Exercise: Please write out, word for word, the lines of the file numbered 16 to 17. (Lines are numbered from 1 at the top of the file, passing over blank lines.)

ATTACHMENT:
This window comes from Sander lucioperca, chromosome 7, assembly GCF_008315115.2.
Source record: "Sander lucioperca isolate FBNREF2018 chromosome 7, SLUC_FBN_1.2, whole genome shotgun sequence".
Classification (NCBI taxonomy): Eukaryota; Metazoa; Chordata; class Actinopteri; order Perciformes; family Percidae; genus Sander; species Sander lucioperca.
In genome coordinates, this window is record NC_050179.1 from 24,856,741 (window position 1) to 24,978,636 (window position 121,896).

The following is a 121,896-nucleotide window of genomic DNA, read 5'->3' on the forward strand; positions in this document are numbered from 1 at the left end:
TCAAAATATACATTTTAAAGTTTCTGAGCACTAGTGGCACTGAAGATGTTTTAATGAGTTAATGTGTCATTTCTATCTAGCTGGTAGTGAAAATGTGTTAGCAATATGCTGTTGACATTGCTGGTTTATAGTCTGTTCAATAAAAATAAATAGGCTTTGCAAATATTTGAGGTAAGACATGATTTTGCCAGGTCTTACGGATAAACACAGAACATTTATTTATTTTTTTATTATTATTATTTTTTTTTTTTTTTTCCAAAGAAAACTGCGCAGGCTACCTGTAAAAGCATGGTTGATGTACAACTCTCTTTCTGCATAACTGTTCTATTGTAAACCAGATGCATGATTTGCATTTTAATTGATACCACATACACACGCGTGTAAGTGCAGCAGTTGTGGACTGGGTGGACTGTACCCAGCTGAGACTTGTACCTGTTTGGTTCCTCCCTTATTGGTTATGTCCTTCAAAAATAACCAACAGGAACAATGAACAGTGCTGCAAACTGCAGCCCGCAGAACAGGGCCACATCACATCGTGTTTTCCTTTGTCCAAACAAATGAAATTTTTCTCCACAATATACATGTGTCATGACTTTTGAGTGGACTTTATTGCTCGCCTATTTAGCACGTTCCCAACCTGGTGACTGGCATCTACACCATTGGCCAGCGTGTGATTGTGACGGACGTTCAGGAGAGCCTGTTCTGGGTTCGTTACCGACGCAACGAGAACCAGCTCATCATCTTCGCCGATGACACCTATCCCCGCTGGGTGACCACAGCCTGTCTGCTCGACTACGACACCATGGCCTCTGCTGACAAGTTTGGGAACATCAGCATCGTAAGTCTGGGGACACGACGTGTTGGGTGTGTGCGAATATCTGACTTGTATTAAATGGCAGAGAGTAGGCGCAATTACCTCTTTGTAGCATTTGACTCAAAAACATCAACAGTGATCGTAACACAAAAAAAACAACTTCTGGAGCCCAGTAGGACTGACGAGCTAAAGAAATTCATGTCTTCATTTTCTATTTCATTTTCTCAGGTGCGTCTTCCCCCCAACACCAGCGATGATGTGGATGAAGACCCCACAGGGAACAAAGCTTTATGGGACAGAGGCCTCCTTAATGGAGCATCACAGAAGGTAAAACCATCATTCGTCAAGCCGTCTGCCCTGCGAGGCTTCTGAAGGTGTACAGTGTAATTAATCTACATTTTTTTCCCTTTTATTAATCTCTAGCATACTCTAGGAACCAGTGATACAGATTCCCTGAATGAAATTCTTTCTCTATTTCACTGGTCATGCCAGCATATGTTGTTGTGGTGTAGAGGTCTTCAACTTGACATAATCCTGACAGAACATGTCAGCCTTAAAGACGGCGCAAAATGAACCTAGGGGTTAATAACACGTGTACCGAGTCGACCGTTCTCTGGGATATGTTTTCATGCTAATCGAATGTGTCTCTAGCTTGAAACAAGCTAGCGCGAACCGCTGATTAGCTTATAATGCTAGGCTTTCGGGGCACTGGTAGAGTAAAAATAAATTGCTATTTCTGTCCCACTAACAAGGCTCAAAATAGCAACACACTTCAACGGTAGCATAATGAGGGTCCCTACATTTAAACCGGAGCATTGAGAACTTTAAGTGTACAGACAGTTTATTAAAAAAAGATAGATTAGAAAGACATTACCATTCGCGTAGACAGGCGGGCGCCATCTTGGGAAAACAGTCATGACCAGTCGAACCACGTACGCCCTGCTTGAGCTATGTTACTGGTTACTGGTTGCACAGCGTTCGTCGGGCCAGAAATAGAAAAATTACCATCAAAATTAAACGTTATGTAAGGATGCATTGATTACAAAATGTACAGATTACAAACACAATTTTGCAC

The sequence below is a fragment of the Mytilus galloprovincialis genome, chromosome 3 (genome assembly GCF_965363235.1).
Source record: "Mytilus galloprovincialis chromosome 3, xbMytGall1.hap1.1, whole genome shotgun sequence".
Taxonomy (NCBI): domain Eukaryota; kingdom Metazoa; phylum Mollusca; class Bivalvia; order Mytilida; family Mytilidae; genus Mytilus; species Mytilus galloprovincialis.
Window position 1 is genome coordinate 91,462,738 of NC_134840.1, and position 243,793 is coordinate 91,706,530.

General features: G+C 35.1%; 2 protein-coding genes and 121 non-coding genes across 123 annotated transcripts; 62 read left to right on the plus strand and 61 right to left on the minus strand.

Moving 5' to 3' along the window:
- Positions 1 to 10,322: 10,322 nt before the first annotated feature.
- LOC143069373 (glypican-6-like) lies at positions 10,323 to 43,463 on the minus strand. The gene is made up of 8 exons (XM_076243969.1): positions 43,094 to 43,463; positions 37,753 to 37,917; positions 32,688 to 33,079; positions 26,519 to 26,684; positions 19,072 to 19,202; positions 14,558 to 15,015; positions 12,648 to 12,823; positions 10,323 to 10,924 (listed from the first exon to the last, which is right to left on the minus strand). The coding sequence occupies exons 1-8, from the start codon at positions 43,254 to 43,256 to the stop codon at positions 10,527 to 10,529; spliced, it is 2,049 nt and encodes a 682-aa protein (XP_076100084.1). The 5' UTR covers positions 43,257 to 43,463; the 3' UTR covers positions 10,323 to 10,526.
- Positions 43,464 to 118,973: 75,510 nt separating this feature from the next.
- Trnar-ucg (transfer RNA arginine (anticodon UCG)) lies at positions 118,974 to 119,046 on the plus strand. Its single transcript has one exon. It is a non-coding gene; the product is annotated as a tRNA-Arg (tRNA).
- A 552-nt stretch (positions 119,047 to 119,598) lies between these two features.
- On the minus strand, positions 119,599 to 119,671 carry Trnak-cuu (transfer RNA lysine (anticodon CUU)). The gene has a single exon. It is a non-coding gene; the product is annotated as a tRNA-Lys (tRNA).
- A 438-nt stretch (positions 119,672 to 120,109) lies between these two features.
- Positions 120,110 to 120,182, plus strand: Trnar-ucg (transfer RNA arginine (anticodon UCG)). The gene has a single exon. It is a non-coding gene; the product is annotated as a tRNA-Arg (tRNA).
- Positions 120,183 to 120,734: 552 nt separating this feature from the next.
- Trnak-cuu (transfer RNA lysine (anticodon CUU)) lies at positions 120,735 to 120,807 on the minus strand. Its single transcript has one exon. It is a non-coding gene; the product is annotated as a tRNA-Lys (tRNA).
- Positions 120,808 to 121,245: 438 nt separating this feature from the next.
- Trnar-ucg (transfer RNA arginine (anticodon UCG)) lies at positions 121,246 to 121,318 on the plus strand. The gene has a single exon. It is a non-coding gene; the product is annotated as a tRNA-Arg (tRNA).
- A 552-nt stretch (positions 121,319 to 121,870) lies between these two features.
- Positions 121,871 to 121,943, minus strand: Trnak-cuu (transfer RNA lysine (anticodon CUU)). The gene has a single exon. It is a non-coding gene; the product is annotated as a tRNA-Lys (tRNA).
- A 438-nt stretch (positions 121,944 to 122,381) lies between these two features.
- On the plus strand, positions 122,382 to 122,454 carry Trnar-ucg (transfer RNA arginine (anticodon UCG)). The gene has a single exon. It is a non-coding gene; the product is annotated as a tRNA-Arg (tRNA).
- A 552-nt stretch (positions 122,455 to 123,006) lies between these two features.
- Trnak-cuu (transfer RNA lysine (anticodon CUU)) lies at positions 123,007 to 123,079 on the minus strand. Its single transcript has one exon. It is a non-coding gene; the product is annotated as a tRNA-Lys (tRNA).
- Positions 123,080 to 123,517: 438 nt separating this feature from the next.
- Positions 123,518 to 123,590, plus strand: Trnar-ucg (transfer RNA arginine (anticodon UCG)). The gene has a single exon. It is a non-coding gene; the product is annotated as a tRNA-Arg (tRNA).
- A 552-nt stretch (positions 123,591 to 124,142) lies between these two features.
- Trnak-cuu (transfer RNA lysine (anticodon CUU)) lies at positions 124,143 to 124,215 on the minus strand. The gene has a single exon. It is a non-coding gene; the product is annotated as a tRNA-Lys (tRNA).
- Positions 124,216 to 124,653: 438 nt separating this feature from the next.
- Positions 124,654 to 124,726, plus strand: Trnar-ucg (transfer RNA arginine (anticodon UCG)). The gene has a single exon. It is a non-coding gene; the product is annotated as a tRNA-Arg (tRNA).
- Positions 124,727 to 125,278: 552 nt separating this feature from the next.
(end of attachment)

- Trnar-ucg (transfer RNA arginine (anticodon UCG)) lies at positions 118,974 to 119,046 on the plus strand. Its single transcript has one exon. It is a non-coding gene; the product is annotated as a tRNA-Arg (tRNA).
- A 552-nt stretch (positions 119,047 to 119,598) lies between these two features.